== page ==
Protesters rally to save Museum of Natural History’s Teddy Roosevelt statue

About 150 people rallied outside the Museum of Natural History on Sunday in an effort to save the statue of President Teddy Roosevelt there from removal.

Cries of “Save Teddy!” and “Save Our History!” came from the crowd protesting the Upper West Side institution’s move to remove the bronze effigy of Roosevelt, which has stood at its entrance since 1940.

“This statue is of a proud American. Was he perfect? No. No one was perfect… he did a lot for this country,” said Gavin Wax, president of the New York Young Republicans Club, which organized the demonstration.

“We’re here today because we’ve bettered ourselves as a society and we continue to better ourselves as a society,” Wax said. “But we’ll never be able to do that anymore if we continue to tear down our history and forget our past — and we’ll be doomed to repeat it.”

The protest group on Sunday held signs that read “DEFEND OUR MONUMENTS” and “Can not learn from the past if we erase HISTORY!!” as they heard from speakers during the hour-long demonstration.

“Teddy Roosevelt believed in an America without hyphens. Not white Americans, not black Americans, not brown Americans. Just Americans,” said David Marcus, a correspondent for The Federalist and contributor to The Post’s opinion pages, including about the decision to oust the statue.

“He believed in a future for this country where we would all live together peacefully, and that’s the future that I see in front of me right here,” said Marcus.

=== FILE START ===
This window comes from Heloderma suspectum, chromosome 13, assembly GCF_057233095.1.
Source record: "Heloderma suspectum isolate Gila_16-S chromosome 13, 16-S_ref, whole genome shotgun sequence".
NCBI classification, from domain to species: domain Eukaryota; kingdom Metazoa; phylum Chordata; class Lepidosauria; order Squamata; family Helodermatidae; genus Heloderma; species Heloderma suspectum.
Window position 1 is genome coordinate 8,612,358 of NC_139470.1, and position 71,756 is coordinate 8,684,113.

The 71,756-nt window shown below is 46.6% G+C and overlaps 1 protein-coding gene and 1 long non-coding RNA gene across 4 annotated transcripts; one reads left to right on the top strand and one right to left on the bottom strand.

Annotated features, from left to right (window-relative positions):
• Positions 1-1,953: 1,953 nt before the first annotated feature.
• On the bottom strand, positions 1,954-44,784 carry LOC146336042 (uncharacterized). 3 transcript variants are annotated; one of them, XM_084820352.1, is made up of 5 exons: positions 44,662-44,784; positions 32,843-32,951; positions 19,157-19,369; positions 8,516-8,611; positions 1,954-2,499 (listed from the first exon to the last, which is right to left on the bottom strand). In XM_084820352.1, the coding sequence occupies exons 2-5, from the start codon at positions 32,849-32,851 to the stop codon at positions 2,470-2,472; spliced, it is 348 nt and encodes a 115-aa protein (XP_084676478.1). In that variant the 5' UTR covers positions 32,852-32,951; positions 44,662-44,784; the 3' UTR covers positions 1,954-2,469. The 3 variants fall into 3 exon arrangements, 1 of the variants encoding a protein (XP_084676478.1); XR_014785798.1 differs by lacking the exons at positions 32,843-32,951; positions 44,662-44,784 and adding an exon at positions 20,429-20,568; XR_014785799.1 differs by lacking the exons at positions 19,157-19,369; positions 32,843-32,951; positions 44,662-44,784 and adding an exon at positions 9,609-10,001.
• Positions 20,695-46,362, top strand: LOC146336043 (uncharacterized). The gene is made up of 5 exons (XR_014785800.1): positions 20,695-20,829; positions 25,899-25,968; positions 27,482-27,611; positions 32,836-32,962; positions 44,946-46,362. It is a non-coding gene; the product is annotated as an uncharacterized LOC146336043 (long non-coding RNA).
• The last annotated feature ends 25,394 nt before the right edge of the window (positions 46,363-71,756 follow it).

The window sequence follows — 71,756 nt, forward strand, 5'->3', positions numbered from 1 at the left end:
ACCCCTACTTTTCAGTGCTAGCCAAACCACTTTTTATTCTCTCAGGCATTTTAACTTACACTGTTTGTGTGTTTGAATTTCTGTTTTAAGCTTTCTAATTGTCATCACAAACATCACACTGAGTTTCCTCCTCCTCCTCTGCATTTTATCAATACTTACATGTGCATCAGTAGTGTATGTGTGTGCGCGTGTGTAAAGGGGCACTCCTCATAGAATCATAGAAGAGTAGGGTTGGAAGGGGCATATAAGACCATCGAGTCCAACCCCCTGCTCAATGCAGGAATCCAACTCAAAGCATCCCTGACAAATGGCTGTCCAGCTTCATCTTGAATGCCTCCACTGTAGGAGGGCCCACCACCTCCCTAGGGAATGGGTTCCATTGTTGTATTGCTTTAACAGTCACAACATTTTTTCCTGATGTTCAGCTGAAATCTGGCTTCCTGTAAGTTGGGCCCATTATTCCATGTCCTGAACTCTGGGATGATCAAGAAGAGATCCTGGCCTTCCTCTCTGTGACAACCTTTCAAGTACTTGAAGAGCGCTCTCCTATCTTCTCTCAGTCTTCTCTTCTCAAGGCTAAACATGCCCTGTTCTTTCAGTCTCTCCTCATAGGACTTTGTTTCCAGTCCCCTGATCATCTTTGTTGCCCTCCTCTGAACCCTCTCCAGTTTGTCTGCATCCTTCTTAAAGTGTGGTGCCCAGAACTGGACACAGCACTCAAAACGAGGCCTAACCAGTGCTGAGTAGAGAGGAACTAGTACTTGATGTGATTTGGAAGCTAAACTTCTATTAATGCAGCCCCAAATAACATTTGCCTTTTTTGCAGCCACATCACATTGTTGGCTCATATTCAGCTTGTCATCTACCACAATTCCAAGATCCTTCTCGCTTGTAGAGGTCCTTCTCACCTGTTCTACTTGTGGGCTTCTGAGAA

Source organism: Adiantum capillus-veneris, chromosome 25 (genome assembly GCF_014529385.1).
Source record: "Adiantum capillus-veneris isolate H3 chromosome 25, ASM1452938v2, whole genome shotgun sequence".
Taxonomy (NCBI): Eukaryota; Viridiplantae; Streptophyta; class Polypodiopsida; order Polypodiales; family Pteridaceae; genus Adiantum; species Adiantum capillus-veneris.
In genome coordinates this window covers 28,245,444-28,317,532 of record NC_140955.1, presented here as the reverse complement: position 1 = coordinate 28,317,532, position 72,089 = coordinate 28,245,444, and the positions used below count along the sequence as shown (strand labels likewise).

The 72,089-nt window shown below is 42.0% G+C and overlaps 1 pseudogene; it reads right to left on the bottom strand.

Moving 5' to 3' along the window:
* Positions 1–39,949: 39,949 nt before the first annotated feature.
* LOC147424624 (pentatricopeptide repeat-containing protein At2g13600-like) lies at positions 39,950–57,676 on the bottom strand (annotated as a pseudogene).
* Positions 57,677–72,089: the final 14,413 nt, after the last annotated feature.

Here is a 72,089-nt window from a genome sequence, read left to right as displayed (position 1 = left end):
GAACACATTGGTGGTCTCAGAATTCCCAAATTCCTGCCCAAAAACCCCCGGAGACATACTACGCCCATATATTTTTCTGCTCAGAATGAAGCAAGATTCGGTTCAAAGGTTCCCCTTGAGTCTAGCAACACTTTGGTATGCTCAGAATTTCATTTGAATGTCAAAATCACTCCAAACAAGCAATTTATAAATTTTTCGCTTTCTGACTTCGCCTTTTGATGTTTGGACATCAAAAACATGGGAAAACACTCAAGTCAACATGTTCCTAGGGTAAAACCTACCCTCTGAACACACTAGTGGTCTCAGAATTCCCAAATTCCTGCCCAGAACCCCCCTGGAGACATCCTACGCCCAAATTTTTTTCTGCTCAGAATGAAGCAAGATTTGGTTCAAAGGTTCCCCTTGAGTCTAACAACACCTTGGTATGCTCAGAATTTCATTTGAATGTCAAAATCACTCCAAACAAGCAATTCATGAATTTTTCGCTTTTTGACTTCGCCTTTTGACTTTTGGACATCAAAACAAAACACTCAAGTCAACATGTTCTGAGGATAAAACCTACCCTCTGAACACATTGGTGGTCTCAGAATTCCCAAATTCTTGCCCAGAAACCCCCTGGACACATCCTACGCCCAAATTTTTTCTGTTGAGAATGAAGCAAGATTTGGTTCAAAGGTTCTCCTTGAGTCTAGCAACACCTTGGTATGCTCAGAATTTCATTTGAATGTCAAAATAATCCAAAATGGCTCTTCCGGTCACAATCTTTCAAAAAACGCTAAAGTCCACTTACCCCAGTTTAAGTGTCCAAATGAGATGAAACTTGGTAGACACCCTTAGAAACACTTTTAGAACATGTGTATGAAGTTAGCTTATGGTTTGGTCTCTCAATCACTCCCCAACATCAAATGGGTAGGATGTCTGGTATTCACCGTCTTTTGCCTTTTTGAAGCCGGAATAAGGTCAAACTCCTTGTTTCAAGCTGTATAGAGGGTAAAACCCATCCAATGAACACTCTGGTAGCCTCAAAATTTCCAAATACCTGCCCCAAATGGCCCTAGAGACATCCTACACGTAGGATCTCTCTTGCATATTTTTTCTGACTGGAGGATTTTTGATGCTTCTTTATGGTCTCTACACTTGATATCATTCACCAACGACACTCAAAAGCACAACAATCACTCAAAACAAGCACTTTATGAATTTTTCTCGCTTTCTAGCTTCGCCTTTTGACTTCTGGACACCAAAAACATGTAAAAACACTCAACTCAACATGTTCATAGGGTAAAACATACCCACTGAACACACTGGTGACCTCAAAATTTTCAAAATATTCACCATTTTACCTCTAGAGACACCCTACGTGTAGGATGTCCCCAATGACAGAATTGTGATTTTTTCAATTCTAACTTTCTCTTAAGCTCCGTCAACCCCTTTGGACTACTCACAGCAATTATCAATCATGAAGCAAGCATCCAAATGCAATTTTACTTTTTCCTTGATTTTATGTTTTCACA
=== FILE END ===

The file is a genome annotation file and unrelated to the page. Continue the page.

Counter-protesters organized by a black Evangelical group from Georgia set up speakers across the avenue, preaching against the worship of a graven image — referring to the Roosevelt statue.

Some time later, another group of counter-protesters rallied, brandishing signs that read “Black Lives Matter” and “End glorifying colonialism.”

The contested monument  — which shows the nation’s 26th president on horseback, flanked by an African man and a Native American man — has long been criticized for glorifying colonialism and racism. It was vandalized with paint in 2017.

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The museum — which is privately run but sits on public land — recently requested the statue be moved and the city agreed.

The move came amid nationwide protests over racial inequality and a push to remove public works honoring Confederate leaders.

“Over the last few weeks, our museum community has been profoundly moved by the ever-widening movement for racial justice that has emerged after the killing of George Floyd,” the museum’s president, Ellen Futter, said in a statement.

“We have watched as the attention of the world and the country has increasingly turned to statues as powerful and hurtful symbols of systemic racism,” she added. “Simply put, the time has come to move it.”

Both Gov. Andrew Cuomo and New York City Mayor Bill de Blasio have backed the museum’s decision.

Source: New York Post

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